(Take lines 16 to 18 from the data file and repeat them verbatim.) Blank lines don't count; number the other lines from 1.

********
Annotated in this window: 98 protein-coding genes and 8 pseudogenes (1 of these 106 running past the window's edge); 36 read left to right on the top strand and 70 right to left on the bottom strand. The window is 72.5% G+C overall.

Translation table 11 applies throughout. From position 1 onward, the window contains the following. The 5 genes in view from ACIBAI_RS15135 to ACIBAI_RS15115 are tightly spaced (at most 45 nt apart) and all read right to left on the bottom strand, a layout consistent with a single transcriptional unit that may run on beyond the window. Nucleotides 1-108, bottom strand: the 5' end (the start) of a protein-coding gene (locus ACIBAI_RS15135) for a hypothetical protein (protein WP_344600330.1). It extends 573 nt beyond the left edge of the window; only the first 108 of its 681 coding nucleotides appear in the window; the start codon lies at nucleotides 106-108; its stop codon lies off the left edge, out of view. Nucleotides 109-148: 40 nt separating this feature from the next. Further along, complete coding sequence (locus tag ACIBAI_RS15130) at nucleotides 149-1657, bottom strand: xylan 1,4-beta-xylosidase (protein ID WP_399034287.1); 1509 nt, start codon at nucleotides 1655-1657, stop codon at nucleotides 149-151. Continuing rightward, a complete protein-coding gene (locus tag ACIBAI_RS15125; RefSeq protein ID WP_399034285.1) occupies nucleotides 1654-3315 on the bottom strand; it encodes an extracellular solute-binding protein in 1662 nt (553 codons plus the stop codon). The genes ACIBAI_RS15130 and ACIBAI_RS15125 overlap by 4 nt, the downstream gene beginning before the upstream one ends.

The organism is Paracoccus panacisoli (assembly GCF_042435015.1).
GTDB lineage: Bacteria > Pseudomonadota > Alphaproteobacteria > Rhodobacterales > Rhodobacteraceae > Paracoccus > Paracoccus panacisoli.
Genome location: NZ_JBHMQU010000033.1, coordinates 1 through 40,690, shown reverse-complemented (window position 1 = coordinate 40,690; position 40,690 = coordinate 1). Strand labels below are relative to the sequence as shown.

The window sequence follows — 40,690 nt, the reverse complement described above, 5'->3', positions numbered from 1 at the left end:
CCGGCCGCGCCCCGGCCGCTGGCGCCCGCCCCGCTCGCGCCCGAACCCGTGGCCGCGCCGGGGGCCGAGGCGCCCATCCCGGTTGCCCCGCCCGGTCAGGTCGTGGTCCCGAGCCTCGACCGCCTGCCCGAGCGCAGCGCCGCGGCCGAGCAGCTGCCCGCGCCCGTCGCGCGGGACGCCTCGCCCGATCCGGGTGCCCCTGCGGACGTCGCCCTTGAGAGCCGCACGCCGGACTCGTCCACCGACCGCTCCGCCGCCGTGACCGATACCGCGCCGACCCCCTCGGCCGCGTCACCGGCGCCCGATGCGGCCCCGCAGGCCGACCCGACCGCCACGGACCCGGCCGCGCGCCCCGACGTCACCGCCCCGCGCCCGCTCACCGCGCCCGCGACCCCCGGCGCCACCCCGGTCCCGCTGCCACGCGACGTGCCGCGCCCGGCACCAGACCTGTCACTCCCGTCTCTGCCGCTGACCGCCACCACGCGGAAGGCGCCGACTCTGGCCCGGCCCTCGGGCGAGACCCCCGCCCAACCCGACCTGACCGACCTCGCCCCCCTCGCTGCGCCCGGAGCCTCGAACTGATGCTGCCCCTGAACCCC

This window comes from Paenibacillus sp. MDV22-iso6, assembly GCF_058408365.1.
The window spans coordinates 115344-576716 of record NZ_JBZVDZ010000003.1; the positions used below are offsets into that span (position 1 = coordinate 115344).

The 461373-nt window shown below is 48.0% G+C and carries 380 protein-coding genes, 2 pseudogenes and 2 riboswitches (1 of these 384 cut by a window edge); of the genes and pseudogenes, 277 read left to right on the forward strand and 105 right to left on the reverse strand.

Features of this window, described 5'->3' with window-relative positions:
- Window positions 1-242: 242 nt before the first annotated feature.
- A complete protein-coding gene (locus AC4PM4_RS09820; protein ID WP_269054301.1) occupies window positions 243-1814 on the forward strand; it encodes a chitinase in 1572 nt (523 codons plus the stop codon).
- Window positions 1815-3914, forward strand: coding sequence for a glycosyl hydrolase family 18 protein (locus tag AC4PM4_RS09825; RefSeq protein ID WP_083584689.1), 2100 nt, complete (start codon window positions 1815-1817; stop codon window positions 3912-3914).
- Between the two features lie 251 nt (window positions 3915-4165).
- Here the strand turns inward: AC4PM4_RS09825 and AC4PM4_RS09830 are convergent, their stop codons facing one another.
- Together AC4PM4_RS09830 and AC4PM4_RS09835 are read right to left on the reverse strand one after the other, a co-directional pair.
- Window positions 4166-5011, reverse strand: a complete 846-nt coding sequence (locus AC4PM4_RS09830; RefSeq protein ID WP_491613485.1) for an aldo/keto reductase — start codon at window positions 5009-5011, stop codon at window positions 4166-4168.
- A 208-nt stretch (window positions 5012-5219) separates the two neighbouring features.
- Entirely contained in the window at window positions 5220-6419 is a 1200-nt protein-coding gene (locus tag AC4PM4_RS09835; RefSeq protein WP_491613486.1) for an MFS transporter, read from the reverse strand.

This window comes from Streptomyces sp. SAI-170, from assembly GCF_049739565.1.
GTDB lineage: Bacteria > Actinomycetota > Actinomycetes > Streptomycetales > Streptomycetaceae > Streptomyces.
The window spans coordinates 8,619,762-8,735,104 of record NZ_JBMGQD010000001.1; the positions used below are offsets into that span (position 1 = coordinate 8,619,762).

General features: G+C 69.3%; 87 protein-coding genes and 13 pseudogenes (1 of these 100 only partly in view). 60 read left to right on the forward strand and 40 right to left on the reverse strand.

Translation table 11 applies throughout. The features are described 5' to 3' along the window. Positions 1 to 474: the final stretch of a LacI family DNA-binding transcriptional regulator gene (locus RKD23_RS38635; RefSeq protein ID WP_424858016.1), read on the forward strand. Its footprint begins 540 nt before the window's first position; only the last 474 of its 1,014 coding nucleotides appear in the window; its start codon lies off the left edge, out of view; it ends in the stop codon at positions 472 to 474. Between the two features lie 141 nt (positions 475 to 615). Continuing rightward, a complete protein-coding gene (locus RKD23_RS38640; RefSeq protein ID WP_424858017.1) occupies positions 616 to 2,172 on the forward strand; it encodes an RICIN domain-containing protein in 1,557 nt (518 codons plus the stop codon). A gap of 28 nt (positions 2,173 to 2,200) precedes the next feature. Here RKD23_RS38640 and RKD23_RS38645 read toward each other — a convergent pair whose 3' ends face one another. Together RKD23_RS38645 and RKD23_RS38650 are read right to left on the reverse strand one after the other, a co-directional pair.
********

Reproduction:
- Here the strand turns inward: AC4PM4_RS09825 and AC4PM4_RS09830 are convergent, their stop codons facing one another.
- Together AC4PM4_RS09830 and AC4PM4_RS09835 are read right to left on the reverse strand one after the other, a co-directional pair.
- Window positions 4166-5011, reverse strand: a complete 846-nt coding sequence (locus AC4PM4_RS09830; RefSeq protein ID WP_491613485.1) for an aldo/keto reductase — start codon at window positions 5009-5011, stop codon at window positions 4166-4168.